From: Gorilla Youngsters Seen Dismantling Poachers' Traps—A First, National Geographic
Days before, a similar trap had killed one of their group, an infant that couldn't break free and died of her wounds.
The trap is simple, but not that straightforward:
"Poachers build the snares by tying a noose to a branch or a bamboo stalk. Using the rope, they pull the branch downward, bending it. They then use a bent stick or rock to hold the noose to the ground, keeping the branch tense. A sprinkling of vegetation camouflages the noose.The gorillas live in a National Park, where hunters set thousands of traps for food ... and where conservationists, "trackers," spend their days dismantling those traps to protect the dwindling gorilla population. It's likely the gorillas learned from the trackers:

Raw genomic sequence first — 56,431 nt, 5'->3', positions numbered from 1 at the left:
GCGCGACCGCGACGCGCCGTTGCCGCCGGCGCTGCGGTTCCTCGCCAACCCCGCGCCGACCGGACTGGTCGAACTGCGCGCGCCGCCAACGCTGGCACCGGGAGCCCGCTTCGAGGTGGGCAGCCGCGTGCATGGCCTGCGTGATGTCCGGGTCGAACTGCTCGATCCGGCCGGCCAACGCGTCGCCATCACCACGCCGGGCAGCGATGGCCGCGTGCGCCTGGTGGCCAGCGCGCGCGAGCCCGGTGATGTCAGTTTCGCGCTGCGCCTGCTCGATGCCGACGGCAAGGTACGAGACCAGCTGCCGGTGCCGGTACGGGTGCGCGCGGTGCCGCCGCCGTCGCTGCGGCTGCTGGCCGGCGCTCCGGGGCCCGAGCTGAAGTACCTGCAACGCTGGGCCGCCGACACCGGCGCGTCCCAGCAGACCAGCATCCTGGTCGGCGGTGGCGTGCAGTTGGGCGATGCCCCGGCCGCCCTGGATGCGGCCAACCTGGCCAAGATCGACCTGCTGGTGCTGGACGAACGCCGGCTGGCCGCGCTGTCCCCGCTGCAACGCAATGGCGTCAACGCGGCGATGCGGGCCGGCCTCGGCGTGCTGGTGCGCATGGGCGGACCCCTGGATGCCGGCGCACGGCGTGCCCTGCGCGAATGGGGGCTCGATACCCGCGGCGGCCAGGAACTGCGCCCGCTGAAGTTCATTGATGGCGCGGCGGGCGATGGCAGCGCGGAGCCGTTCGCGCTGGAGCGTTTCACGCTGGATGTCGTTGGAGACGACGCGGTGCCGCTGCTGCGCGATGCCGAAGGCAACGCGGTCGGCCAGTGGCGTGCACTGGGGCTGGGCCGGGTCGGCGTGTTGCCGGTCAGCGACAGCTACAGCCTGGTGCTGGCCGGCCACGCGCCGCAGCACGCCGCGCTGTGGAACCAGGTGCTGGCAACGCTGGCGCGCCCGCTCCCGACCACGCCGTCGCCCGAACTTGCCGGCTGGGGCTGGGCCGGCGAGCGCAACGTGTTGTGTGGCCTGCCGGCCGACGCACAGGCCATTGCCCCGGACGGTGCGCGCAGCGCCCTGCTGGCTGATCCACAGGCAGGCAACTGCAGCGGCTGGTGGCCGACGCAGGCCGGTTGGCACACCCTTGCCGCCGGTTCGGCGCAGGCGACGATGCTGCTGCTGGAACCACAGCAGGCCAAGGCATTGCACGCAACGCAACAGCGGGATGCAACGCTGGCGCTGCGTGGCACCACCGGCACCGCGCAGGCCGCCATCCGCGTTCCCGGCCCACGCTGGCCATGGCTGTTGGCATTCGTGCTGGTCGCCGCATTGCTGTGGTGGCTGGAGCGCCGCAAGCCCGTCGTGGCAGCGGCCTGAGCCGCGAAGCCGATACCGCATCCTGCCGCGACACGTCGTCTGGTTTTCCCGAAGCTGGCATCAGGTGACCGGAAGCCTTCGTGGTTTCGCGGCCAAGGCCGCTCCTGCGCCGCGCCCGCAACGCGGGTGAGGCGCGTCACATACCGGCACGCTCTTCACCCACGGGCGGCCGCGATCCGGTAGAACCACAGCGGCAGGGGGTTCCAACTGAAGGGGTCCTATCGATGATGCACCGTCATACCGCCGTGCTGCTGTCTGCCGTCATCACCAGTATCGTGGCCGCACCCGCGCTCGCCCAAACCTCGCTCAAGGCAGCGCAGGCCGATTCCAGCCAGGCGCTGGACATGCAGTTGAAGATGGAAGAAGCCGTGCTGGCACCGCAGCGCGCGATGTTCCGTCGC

When an animal budges the stick or rock, the branch springs upward, closing the noose around the prey."
"Tracker John Ndayambaje spotted a trap very close to the Kuryama gorilla clan. He moved in to deactivate the snare, but a silverback named Vubu grunted, cautioning Ndayambaje to stay away.
Suddenly two juveniles - Rwema, a male; and Dukore, a female; both about four years old - ran toward the trap. Rwema jumped on the bent tree branch and broke it, while Dukore freed the noose.
The pair then spied another snare nearby - one the tracker himself had missed - and raced for it. Joined by a third gorilla, Rwema and Dukore destroyed that trap as well."